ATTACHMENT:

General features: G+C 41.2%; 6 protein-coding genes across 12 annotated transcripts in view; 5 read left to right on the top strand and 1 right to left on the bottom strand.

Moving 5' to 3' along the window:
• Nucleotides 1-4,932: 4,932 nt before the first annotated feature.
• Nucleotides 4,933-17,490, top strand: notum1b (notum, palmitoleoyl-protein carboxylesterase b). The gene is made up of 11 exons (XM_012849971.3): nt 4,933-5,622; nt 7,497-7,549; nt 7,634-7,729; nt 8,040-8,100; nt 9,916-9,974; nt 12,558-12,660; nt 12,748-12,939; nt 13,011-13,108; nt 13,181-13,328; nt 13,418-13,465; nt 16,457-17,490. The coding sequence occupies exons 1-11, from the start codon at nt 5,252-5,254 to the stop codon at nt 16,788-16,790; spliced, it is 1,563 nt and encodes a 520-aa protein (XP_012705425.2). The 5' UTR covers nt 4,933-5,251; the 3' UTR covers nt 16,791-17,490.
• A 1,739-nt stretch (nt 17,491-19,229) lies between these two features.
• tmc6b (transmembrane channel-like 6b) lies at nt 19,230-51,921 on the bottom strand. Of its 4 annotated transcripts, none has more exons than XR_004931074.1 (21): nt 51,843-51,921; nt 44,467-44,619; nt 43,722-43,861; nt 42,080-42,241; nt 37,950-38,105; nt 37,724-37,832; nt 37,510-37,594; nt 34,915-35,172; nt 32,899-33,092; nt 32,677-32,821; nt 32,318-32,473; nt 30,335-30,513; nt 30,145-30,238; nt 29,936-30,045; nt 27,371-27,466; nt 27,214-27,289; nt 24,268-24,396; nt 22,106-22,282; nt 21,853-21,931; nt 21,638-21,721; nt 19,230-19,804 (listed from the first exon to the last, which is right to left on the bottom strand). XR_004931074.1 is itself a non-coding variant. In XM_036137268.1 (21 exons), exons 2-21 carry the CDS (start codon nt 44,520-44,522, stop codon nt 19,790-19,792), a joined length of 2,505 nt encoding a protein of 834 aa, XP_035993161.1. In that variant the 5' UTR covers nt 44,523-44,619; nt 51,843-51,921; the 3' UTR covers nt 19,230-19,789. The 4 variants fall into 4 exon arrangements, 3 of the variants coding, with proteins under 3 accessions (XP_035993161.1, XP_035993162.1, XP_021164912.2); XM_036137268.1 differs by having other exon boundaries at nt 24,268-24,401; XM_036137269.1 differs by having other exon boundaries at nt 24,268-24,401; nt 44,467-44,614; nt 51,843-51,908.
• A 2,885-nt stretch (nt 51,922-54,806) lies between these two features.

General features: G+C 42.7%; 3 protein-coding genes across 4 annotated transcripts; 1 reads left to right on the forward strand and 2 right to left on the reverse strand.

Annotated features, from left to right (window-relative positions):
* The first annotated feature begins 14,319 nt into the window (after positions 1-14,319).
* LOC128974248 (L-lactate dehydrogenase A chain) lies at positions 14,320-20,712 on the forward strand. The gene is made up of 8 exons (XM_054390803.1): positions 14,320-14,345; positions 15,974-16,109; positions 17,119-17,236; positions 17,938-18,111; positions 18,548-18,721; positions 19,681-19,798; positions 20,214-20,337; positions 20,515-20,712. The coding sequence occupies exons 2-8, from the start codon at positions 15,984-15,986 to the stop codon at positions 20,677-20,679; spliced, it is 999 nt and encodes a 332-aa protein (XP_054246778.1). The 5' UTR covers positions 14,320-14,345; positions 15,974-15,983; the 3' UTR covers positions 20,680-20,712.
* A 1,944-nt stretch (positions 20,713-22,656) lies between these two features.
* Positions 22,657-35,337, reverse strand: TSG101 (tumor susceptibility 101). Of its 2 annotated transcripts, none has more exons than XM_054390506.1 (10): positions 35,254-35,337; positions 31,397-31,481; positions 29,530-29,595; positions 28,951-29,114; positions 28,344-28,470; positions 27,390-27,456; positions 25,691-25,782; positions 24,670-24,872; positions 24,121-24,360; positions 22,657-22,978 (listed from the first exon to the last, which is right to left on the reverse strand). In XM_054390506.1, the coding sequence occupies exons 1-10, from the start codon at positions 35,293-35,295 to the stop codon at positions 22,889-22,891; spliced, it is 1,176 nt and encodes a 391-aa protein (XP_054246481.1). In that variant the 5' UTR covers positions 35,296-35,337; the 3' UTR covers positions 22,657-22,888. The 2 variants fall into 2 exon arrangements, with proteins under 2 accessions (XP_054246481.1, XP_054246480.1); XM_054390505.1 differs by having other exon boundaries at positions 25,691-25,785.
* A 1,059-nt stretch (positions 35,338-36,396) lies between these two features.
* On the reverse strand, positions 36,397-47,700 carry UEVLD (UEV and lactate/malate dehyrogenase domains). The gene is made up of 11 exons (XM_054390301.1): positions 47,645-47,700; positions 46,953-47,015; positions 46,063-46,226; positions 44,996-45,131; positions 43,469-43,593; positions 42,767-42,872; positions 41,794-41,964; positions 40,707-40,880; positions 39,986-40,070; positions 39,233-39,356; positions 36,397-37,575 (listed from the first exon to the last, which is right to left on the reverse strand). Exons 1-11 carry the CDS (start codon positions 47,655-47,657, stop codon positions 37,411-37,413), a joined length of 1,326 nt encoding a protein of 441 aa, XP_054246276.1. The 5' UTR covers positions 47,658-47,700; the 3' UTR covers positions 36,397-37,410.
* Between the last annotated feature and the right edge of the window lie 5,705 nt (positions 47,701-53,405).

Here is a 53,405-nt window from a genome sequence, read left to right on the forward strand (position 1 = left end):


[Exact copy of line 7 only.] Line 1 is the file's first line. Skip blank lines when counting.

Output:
• A 2,885-nt stretch (nt 51,922-54,806) lies between these two features.